Of other spaces: Michel Foucault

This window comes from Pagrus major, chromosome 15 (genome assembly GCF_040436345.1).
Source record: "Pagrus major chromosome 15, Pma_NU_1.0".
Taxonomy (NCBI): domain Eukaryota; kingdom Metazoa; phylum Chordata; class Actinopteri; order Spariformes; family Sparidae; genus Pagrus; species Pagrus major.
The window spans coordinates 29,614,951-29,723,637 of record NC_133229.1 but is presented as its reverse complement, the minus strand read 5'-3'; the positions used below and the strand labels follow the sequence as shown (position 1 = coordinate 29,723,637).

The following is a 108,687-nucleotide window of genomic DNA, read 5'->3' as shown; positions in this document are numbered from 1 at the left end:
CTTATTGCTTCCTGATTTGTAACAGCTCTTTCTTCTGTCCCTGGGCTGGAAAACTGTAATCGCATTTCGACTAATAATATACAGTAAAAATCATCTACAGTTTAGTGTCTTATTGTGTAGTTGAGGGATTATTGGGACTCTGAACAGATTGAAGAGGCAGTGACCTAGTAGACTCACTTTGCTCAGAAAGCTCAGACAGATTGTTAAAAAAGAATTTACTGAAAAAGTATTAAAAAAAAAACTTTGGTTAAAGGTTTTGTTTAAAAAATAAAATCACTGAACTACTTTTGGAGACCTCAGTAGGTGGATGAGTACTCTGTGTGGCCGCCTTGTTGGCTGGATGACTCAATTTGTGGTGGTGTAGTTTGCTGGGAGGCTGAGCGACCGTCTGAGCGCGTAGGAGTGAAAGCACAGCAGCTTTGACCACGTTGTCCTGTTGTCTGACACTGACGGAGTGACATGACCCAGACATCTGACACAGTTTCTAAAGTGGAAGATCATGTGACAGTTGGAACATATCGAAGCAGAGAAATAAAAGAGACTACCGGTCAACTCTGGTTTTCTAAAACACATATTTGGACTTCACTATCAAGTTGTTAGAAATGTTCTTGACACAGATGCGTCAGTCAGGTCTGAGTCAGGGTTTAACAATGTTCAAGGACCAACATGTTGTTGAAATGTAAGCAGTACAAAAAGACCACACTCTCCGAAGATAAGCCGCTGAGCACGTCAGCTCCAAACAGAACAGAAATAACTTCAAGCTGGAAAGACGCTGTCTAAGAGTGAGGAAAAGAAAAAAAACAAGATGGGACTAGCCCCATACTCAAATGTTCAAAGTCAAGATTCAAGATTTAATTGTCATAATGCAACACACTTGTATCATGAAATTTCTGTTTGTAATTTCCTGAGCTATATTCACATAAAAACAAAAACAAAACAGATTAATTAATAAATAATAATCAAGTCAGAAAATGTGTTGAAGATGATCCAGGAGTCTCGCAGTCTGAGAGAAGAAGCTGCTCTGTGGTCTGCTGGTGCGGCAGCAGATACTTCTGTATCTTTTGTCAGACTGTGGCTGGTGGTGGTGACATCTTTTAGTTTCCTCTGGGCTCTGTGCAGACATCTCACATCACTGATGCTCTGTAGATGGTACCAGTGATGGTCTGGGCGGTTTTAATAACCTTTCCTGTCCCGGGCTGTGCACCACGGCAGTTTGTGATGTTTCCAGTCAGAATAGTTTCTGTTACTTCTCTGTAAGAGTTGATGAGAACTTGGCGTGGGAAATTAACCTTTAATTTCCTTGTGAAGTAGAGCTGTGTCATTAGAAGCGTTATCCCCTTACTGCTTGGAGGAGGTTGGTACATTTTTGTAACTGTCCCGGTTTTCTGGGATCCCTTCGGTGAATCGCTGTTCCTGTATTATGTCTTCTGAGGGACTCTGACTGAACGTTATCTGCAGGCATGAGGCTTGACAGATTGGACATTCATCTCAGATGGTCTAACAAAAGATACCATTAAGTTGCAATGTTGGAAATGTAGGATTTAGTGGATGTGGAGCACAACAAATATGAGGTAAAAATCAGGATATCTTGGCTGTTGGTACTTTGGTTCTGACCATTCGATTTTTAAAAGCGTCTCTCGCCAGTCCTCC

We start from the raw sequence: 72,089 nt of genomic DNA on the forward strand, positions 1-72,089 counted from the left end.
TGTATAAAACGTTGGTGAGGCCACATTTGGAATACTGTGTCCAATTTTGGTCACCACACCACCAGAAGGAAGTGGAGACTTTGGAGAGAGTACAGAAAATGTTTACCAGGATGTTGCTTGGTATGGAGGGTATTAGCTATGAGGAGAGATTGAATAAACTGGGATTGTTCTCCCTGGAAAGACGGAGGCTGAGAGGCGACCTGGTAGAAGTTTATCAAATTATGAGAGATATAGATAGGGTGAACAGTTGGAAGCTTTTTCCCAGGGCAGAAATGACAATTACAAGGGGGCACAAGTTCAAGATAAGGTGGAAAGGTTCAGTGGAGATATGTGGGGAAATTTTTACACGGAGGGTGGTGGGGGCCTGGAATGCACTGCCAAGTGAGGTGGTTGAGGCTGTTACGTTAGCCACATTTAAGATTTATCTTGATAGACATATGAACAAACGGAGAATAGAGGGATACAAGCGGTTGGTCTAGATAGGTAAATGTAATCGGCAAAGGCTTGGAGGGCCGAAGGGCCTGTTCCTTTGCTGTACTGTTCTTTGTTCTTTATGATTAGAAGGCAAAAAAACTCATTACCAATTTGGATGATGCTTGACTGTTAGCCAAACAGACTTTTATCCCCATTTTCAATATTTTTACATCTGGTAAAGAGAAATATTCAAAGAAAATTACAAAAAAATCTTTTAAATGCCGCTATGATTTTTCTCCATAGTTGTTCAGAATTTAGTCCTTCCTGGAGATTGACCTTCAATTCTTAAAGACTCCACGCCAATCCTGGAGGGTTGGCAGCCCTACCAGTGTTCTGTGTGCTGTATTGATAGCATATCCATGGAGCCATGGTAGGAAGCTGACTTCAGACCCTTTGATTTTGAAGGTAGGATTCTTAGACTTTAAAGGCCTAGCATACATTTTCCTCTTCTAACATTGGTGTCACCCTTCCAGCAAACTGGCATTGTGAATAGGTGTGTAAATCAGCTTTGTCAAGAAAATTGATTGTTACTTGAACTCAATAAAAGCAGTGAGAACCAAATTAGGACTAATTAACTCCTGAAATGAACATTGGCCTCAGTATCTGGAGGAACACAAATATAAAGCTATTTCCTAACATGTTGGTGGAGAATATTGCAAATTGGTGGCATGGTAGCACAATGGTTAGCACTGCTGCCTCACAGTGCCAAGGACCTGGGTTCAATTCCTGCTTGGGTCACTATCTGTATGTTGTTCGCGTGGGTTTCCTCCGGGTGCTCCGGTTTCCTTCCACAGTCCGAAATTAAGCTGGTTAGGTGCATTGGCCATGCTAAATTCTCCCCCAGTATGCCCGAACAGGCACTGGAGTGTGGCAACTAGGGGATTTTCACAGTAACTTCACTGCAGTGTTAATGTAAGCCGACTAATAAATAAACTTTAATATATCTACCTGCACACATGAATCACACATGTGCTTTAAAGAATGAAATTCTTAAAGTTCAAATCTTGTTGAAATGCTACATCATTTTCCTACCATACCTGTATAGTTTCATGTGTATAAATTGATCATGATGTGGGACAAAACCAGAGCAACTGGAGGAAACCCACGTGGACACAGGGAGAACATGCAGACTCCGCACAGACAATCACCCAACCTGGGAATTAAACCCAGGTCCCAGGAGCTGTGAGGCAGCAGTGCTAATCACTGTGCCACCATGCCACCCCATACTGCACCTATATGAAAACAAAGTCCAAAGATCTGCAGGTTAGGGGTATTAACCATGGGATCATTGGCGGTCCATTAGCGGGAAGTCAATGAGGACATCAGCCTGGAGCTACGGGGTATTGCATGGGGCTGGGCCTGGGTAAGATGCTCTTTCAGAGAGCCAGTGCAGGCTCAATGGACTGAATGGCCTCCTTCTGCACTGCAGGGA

The great obsession of the nineteenth century was, as we know, history: with its themes of development and of suspension, of crisis and cycle, themes of the ever-accumulating past, with its great preponderance of dead men and the menacing glaciation of the world. The nineteenth century found its essential mythological resources in the second principle of thermodynamics. The present epoch will perhaps be above all the epoch of space. We are in the epoch of simultaneity: we are in the epoch of juxtaposition, the epoch of the near and far, of the side-by-side, of the dispersed. We are at a moment, I believe, when our experience of the world is less that of a long life developing through time than that of a network that connects points and intersects with its own skein. One could perhaps say that certain ideological conﬂicts animating present-day polemics oppose the pious descendents of time and the determined inhabitants of space. Structuralism, or at least that which is grouped under this slightly too general name, is the eﬀort to establish, between elements that could have been connected on a temporal axis, an ensemble of relations that makes them appear as juxtaposed, set oﬀ against one another, implicated by each other – that makes them appear, in short, as a sort of conﬁguration. Actually, structuralism does not entail a denial of time; it does involve a certain manner of dealing with what we call time and what we call history.